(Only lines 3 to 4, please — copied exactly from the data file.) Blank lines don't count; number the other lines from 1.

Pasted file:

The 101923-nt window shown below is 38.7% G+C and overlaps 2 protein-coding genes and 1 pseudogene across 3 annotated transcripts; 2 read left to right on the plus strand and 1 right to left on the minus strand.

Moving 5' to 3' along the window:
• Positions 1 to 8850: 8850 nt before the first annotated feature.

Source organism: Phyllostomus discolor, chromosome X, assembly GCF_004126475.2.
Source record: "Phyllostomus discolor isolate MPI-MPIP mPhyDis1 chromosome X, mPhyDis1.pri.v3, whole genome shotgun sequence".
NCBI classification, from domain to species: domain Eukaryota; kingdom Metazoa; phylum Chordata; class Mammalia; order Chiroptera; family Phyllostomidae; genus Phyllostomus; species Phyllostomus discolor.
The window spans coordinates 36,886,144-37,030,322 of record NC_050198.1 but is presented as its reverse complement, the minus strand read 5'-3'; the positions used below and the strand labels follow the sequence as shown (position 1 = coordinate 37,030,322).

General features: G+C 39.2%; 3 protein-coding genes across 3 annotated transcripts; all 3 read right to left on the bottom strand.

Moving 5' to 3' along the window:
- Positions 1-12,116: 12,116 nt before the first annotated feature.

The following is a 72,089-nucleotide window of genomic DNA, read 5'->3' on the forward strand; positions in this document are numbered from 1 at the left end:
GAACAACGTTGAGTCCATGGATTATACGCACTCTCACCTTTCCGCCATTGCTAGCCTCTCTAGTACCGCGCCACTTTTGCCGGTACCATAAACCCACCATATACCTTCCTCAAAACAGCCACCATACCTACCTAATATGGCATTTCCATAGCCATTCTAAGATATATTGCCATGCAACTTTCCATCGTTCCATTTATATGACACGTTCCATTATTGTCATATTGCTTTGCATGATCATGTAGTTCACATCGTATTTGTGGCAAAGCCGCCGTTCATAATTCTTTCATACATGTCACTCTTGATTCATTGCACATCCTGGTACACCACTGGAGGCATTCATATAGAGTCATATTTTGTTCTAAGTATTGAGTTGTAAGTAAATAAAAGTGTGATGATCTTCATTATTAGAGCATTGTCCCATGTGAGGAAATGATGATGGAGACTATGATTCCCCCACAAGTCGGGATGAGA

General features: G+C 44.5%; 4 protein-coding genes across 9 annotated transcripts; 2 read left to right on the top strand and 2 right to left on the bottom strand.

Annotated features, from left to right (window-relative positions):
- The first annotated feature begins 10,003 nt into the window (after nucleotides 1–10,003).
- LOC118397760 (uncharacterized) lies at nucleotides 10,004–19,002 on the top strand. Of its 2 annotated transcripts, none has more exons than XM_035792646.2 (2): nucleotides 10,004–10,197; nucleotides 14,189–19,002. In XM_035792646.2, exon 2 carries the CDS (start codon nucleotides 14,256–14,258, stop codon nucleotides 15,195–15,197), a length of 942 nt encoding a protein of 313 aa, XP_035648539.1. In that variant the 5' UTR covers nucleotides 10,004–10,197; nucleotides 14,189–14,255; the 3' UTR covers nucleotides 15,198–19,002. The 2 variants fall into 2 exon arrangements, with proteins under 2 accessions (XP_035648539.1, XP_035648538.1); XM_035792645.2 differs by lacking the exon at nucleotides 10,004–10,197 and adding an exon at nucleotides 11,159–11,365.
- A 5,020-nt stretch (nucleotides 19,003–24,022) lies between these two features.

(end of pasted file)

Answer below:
• Positions 1 to 8850: 8850 nt before the first annotated feature.

Source organism: Phyllostomus discolor, chromosome X, assembly GCF_004126475.2.